Recently, my eight year-old grand-niece drew a picture of Acorn and Button. I was pretty thrilled with the work. Belle made good use of her imagination.
Here Acorn is dancing on a rain cloud. I love this. Acorn is someone who probably wouldn’t stay indoors during a rain, but would dance on the cloud instead. Belle gets Acorn.
And here is Button sporting a new look - blond hair! Lol!
My dad always said that one of the greatest things you can ever have is a good imagination. He was right. Kids need time to dream and imagine. So do adults. That’s the way we keep the spark alive.
There are several children’s books about imagination that I’ll post in next week’s newsletter, but here’s one to start you off.
Imagine That is a story about a little girl (Olive) and her stuffed owl friend (Hoot). In the story they try to figure out why Hoot’s imagination has stopped working. During their search, Hoot says,
“Why is it, when my imagination is the thing that’s broken, it’s my heart that hurts the most?”
There's a real sense of loss when the spark of imagination goes out. The Hope lies in rekindling it again.
Did you know that acorns in a diet provide health benefits?
Acorn nuts used to be an important dietary staple in many early cultures, as they were widely available and served many of the same dietary needs as grains do today. In fact, acorns are still used in some cultures in specialty dishes, most notably by Korean and Native Americans.
You can eat raw acorns, but they are bitter in taste and are tough to metabolize because of the tannins in them. Too many tannins are toxic. You can boil or soak the nuts in water which helps to make the acorns eatable.
Health Benefits of Acorns:
1. May Aid in Skin Care
After you soak or boil the nuts in water, the rich tannin water can be topically applied to the skin in order to soothe burns and rashes.
2. May Help Improve Digestion
Like most nuts, acorns have a significant amount of fiber, which may make them ideal for improving your digestive health.
3. May Help Prevent Diabetes.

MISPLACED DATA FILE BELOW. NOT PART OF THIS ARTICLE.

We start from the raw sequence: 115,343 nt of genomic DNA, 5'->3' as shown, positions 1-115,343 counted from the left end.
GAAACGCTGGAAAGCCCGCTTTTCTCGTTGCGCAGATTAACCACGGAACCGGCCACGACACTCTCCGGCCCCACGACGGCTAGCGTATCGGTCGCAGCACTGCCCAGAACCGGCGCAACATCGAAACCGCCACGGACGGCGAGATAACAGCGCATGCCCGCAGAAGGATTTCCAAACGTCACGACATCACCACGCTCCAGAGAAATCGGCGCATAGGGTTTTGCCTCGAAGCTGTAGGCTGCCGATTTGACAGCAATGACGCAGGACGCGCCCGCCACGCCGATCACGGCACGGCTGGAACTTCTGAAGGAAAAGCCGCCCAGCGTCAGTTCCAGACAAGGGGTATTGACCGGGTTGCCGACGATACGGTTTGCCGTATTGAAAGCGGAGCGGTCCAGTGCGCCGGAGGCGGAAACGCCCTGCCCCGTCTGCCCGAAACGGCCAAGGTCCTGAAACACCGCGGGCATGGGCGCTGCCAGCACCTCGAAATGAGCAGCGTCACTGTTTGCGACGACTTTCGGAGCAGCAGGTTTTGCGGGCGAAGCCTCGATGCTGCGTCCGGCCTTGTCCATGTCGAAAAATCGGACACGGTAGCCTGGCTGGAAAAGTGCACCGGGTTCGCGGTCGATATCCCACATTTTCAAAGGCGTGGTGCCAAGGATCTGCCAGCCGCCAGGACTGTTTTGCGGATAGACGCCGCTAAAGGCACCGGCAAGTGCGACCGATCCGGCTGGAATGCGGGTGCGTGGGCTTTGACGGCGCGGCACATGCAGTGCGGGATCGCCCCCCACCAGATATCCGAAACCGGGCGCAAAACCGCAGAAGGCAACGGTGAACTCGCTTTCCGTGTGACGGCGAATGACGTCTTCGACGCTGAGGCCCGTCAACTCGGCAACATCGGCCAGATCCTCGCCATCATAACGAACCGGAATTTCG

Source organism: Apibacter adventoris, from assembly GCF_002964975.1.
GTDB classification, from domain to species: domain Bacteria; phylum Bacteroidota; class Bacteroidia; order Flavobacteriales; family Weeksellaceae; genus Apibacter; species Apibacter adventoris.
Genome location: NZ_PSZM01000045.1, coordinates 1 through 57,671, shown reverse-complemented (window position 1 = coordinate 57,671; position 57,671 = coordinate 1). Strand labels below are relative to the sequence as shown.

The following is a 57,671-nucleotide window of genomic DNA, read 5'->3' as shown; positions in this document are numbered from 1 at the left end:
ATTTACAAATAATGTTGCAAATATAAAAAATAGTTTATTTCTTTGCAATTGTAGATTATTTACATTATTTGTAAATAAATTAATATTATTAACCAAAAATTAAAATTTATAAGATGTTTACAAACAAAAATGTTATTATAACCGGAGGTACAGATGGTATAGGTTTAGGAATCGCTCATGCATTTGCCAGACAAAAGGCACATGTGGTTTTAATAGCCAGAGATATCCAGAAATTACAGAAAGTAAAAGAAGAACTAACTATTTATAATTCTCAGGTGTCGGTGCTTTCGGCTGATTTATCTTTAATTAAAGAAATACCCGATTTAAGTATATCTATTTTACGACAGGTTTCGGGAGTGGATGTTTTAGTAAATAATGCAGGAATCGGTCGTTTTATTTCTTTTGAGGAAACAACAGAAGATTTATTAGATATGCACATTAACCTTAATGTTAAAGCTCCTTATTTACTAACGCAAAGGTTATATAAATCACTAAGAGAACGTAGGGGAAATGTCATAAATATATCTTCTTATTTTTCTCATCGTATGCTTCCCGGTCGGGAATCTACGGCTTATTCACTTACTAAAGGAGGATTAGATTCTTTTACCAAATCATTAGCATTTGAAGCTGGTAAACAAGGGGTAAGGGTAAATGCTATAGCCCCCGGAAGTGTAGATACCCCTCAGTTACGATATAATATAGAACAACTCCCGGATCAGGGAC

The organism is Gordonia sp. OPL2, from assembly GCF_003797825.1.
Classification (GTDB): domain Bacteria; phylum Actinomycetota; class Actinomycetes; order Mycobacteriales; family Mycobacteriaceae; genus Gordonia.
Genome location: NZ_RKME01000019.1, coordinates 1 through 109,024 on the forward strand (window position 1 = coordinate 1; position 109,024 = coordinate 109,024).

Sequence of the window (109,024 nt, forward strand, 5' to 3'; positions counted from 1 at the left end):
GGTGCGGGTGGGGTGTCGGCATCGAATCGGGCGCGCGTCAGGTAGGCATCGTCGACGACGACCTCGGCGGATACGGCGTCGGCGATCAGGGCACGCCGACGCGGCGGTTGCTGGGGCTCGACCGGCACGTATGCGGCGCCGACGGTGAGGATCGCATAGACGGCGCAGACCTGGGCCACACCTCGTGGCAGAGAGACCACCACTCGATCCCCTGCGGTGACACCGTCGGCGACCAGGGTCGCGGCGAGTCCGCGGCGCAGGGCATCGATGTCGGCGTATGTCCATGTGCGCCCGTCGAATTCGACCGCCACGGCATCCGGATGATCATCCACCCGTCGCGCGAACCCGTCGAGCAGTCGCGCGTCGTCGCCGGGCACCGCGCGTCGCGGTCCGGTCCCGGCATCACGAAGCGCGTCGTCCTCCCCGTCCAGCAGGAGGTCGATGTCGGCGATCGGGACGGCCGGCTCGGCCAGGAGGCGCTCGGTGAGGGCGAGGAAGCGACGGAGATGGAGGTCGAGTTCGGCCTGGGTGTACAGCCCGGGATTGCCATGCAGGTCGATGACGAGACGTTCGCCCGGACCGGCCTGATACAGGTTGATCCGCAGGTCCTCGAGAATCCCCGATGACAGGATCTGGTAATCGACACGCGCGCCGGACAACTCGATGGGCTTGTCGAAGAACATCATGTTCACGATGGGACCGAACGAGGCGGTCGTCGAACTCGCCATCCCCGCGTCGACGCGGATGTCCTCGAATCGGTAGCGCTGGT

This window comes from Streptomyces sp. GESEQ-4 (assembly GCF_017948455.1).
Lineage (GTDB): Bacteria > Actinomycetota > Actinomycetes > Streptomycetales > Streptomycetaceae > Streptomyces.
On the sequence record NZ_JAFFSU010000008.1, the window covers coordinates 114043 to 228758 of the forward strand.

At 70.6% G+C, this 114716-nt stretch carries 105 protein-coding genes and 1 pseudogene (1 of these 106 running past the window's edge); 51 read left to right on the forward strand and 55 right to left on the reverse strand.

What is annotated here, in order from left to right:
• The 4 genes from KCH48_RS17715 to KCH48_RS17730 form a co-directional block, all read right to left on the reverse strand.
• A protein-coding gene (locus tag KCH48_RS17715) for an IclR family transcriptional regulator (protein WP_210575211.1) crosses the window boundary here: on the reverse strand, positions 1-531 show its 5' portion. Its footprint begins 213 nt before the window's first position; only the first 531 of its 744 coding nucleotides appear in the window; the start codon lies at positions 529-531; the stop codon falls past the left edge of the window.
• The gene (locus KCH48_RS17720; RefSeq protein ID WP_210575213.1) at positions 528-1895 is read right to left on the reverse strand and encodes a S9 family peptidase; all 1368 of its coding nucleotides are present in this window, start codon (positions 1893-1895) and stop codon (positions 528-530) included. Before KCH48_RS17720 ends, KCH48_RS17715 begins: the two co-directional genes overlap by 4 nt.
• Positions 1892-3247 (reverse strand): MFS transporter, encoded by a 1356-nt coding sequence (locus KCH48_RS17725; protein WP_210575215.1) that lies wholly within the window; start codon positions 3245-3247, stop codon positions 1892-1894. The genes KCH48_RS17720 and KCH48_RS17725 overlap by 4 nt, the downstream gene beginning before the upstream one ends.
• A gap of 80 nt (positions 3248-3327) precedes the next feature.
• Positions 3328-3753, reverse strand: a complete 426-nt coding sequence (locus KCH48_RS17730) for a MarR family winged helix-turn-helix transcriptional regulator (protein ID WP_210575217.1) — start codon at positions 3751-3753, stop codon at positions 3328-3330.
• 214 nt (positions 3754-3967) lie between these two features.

One of the most important benefits of acorns is their ability to regulate blood sugar levels in the body, thus preventing hazards that can lead to diabetes. A study by the Journal of Ethnopharmacology showed that the acorn seed extract had various healing effects on complications caused by diabetes.
4. May Help Protect Heart HealthAcorns can be a good alternative for people wanting to cut down on their overall fat content. These nuts have five times more unsaturated fats as compared to saturated fats.
5. May Help Boost Energy LevelsThe high level of complex carbohydrates, found in acorns, provides long-lasting energy reserves when consumed.
6. May Help Keep Bones HealthyThe impressive mix of minerals found in acorns, which includes phosphorus, potassium, and calcium, helps boost bone health and prevent the onset of osteoporosis. Calcium is one of the most important minerals for bone mineral density and is found in high concentrations within an acorn.
7. May Improve MetabolismOak nuts are packed with B vitamins, including niacin, thiamine, and riboflavin, which are very important for regulating metabolism.
8. May Help Promote HealingAcorns are a rich source of proteins, which are key components of a healthy lifestyle. They are very important for the creation of new tissues and cells, repair damaged areas, and rapid healing following an injury.